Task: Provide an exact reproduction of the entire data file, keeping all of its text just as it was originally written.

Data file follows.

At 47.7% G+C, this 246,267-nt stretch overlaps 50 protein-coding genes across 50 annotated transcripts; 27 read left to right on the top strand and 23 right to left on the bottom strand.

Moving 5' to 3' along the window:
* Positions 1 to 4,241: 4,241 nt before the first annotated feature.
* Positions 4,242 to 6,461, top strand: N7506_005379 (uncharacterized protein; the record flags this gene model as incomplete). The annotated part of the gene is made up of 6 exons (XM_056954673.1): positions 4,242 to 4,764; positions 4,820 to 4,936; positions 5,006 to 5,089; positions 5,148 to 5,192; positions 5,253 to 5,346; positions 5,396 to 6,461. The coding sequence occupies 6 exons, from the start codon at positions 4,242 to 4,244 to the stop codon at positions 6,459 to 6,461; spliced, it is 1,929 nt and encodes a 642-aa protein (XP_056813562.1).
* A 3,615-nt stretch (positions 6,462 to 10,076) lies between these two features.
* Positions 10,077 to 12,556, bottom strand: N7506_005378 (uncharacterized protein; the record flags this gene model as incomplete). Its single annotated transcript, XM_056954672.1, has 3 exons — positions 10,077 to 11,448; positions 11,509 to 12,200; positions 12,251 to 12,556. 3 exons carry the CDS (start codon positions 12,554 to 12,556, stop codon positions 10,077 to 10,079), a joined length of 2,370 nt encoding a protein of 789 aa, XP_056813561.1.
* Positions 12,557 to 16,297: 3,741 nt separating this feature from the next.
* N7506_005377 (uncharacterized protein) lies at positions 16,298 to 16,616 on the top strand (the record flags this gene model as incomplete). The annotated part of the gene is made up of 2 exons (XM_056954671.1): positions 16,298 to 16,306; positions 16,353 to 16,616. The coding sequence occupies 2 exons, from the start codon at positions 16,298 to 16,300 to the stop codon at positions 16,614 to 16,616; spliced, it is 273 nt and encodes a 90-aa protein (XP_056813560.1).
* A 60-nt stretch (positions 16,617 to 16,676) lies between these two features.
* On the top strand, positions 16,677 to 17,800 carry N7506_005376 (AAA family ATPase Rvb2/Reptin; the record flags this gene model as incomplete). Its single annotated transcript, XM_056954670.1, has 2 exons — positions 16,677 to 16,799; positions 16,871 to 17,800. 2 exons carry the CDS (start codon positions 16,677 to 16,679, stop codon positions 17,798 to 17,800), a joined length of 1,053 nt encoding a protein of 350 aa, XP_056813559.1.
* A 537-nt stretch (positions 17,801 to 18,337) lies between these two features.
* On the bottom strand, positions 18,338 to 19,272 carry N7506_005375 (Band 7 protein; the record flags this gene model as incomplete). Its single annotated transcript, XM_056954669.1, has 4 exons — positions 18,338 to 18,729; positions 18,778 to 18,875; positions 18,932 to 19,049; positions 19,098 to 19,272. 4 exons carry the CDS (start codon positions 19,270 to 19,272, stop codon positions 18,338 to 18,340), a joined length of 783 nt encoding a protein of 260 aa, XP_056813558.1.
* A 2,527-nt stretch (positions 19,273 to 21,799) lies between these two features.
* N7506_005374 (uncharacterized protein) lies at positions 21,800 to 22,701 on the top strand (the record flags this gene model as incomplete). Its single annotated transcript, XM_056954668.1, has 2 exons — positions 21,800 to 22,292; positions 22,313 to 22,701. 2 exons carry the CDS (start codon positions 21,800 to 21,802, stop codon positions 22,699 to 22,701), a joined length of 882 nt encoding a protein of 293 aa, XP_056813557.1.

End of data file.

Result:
At 47.7% G+C, this 246,267-nt stretch overlaps 50 protein-coding genes across 50 annotated transcripts; 27 read left to right on the top strand and 23 right to left on the bottom strand.

Moving 5' to 3' along the window:
* Positions 1 to 4,241: 4,241 nt before the first annotated feature.
* Positions 4,242 to 6,461, top strand: N7506_005379 (uncharacterized protein; the record flags this gene model as incomplete). The annotated part of the gene is made up of 6 exons (XM_056954673.1): positions 4,242 to 4,764; positions 4,820 to 4,936; positions 5,006 to 5,089; positions 5,148 to 5,192; positions 5,253 to 5,346; positions 5,396 to 6,461. The coding sequence occupies 6 exons, from the start codon at positions 4,242 to 4,244 to the stop codon at positions 6,459 to 6,461; spliced, it is 1,929 nt and encodes a 642-aa protein (XP_056813562.1).
* A 3,615-nt stretch (positions 6,462 to 10,076) lies between these two features.
* Positions 10,077 to 12,556, bottom strand: N7506_005378 (uncharacterized protein; the record flags this gene model as incomplete). Its single annotated transcript, XM_056954672.1, has 3 exons — positions 10,077 to 11,448; positions 11,509 to 12,200; positions 12,251 to 12,556. 3 exons carry the CDS (start codon positions 12,554 to 12,556, stop codon positions 10,077 to 10,079), a joined length of 2,370 nt encoding a protein of 789 aa, XP_056813561.1.
* Positions 12,557 to 16,297: 3,741 nt separating this feature from the next.
* N7506_005377 (uncharacterized protein) lies at positions 16,298 to 16,616 on the top strand (the record flags this gene model as incomplete). The annotated part of the gene is made up of 2 exons (XM_056954671.1): positions 16,298 to 16,306; positions 16,353 to 16,616. The coding sequence occupies 2 exons, from the start codon at positions 16,298 to 16,300 to the stop codon at positions 16,614 to 16,616; spliced, it is 273 nt and encodes a 90-aa protein (XP_056813560.1).
* A 60-nt stretch (positions 16,617 to 16,676) lies between these two features.
* On the top strand, positions 16,677 to 17,800 carry N7506_005376 (AAA family ATPase Rvb2/Reptin; the record flags this gene model as incomplete). Its single annotated transcript, XM_056954670.1, has 2 exons — positions 16,677 to 16,799; positions 16,871 to 17,800. 2 exons carry the CDS (start codon positions 16,677 to 16,679, stop codon positions 17,798 to 17,800), a joined length of 1,053 nt encoding a protein of 350 aa, XP_056813559.1.
* A 537-nt stretch (positions 17,801 to 18,337) lies between these two features.
* On the bottom strand, positions 18,338 to 19,272 carry N7506_005375 (Band 7 protein; the record flags this gene model as incomplete). Its single annotated transcript, XM_056954669.1, has 4 exons — positions 18,338 to 18,729; positions 18,778 to 18,875; positions 18,932 to 19,049; positions 19,098 to 19,272. 4 exons carry the CDS (start codon positions 19,270 to 19,272, stop codon positions 18,338 to 18,340), a joined length of 783 nt encoding a protein of 260 aa, XP_056813558.1.
* A 2,527-nt stretch (positions 19,273 to 21,799) lies between these two features.
* N7506_005374 (uncharacterized protein) lies at positions 21,800 to 22,701 on the top strand (the record flags this gene model as incomplete). Its single annotated transcript, XM_056954668.1, has 2 exons — positions 21,800 to 22,292; positions 22,313 to 22,701. 2 exons carry the CDS (start codon positions 21,800 to 21,802, stop codon positions 22,699 to 22,701), a joined length of 882 nt encoding a protein of 293 aa, XP_056813557.1.